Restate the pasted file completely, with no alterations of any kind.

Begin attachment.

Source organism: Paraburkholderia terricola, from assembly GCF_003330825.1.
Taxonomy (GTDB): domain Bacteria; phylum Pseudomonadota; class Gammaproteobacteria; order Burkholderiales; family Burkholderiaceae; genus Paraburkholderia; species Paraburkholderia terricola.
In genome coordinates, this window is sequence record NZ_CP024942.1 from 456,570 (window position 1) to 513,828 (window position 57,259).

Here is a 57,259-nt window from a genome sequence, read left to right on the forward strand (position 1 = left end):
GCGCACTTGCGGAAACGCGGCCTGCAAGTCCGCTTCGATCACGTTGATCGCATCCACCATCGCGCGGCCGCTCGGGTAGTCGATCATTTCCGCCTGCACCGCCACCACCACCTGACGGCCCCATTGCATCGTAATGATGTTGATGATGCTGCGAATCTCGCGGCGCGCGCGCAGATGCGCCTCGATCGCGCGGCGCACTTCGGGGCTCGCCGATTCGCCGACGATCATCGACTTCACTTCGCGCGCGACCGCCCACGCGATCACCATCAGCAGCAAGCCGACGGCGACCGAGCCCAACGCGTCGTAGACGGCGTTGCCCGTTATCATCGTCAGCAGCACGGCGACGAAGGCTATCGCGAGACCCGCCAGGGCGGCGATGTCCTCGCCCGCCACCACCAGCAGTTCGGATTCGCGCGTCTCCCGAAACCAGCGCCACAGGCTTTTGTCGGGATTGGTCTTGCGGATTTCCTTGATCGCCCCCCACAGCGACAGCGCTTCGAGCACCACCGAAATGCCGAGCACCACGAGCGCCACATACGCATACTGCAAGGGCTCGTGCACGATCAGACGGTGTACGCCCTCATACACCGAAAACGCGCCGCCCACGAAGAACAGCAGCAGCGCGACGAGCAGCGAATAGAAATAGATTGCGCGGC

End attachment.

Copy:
Source organism: Paraburkholderia terricola, from assembly GCF_003330825.1.
Taxonomy (GTDB): domain Bacteria; phylum Pseudomonadota; class Gammaproteobacteria; order Burkholderiales; family Burkholderiaceae; genus Paraburkholderia; species Paraburkholderia terricola.
In genome coordinates, this window is sequence record NZ_CP024942.1 from 456,570 (window position 1) to 513,828 (window position 57,259).

Here is a 57,259-nt window from a genome sequence, read left to right on the forward strand (position 1 = left end):
GCGCACTTGCGGAAACGCGGCCTGCAAGTCCGCTTCGATCACGTTGATCGCATCCACCATCGCGCGGCCGCTCGGGTAGTCGATCATTTCCGCCTGCACCGCCACCACCACCTGACGGCCCCATTGCATCGTAATGATGTTGATGATGCTGCGAATCTCGCGGCGCGCGCGCAGATGCGCCTCGATCGCGCGGCGCACTTCGGGGCTCGCCGATTCGCCGACGATCATCGACTTCACTTCGCGCGCGACCGCCCACGCGATCACCATCAGCAGCAAGCCGACGGCGACCGAGCCCAACGCGTCGTAGACGGCGTTGCCCGTTATCATCGTCAGCAGCACGGCGACGAAGGCTATCGCGAGACCCGCCAGGGCGGCGATGTCCTCGCCCGCCACCACCAGCAGTTCGGATTCGCGCGTCTCCCGAAACCAGCGCCACAGGCTTTTGTCGGGATTGGTCTTGCGGATTTCCTTGATCGCCCCCCACAGCGACAGCGCTTCGAGCACCACCGAAATGCCGAGCACCACGAGCGCCACATACGCATACTGCAAGGGCTCGTGCACGATCAGACGGTGTACGCCCTCATACACCGAAAACGCGCCGCCCACGAAGAACAGCAGCAGCGCGACGAGCAGCGAATAGAAATAGATTGCGCGGC